Once data is gathered from media publishers on how many of their staff are Black and how senior they are, the Black British Media Society (BBMS) want answers on how those companies will make themselves more representative. The media industry’s lack of Black voices is what prompted the BBMS to form. It’s led by six prominent professionals from across the media industry, including JJ Anisiobi, head of news and TV at OK! magazine online.

He said: “The lack of diversity in newsrooms leads to a one-sided narrative in all parts of the media scene. How can Black voices be heard and represented if there’s no Black voice in the office space to be heard?”

“When we see so often that Black people are wrongly identified, it makes it abundantly clear that there was no Black person around in the newsroom when it happened. In addition, the bias of some media to demonise Black celebrities and athletes yet praise white counterparts for the similar situations happens all too often.”

Expanding on the “fantastic work” done by the Black Journalists Collective UK, JJ said the group would love to collaborate – but stressed the BBMS is not just for journalists.

To achieve the equality it calls for, the group is willing to work with businesses. Aletha, a campaign producer at Stylist magazine explained: “This can be done through training, workshops, discussions and affirmative action.”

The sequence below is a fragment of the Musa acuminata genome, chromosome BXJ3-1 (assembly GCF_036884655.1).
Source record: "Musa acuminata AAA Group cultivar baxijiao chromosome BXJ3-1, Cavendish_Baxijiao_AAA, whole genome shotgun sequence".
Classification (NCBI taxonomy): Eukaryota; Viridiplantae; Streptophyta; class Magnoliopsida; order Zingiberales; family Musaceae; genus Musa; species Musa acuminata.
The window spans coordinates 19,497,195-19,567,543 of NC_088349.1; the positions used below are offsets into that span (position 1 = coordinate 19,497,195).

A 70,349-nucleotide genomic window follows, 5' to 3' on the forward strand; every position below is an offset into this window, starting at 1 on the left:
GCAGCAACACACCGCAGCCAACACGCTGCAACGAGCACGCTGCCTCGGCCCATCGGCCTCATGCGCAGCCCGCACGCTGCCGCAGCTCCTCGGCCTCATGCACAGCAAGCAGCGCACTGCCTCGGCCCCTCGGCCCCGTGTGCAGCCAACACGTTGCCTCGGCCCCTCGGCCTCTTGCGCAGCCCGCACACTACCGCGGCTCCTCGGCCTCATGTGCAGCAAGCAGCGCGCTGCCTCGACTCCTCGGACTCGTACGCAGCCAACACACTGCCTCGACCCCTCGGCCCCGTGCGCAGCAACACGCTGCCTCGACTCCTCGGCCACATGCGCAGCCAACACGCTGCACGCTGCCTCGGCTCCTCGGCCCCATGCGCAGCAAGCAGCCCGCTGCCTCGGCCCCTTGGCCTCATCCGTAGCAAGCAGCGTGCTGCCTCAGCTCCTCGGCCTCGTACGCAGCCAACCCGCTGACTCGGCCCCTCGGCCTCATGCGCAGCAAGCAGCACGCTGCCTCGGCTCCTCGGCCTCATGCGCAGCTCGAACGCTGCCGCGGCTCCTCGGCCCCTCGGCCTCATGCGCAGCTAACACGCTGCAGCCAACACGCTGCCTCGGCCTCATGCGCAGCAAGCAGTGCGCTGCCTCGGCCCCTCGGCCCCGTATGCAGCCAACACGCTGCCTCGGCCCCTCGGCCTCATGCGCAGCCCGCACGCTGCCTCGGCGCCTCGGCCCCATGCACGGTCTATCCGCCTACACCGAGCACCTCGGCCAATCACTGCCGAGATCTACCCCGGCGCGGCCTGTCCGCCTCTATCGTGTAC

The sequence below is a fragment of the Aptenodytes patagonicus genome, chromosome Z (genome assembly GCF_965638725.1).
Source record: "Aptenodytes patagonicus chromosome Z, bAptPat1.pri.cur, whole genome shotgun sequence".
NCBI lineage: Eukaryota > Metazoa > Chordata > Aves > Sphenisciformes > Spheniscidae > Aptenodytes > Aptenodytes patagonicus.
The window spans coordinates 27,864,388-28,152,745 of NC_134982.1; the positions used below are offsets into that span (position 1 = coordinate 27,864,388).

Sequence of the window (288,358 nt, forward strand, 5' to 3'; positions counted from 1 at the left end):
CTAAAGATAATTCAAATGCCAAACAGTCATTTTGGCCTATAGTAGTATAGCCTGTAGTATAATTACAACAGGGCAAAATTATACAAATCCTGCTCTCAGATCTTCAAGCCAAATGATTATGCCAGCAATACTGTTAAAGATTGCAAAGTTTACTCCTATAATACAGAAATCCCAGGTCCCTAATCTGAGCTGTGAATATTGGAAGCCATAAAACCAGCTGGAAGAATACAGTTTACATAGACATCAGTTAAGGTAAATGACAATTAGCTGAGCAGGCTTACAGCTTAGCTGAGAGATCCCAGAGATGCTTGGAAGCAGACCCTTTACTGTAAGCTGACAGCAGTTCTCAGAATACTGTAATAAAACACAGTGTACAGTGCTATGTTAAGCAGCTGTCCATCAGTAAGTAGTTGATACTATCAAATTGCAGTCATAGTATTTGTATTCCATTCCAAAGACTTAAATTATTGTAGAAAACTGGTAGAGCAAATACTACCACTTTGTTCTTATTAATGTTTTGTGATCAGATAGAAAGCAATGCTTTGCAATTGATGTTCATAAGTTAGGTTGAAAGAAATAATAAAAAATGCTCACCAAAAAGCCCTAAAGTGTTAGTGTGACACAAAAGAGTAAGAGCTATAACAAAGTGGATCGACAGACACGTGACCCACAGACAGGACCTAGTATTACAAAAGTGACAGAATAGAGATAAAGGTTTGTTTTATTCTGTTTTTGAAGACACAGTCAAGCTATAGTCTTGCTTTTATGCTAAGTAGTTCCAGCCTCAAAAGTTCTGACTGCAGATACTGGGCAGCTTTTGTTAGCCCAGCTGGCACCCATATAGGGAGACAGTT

She added: “We’re tackling the media industry as a whole. We already have members from national, regional and independent publications. If you’re Black and work on an IT helpdesk for ITV, you can join. If you work as graphic designer for The Racing Post you can join. We’re here to help all Black people have a voice in the media, no matter what their role.”


Black Travel Alliance

Black industry groups

Black people love to travel and a global array of content creators have set out to address the need for more diverse representation in travel marketing and storytelling. By using their collective influence, these 17 creatives plan to shake up the travel industry by holding “destinations and travel brands accountable” its website says. The Black Travel Alliance will push for more Black and diverse professionals to be represented in the travel industry as well as offer training and networking opportunities to content creators.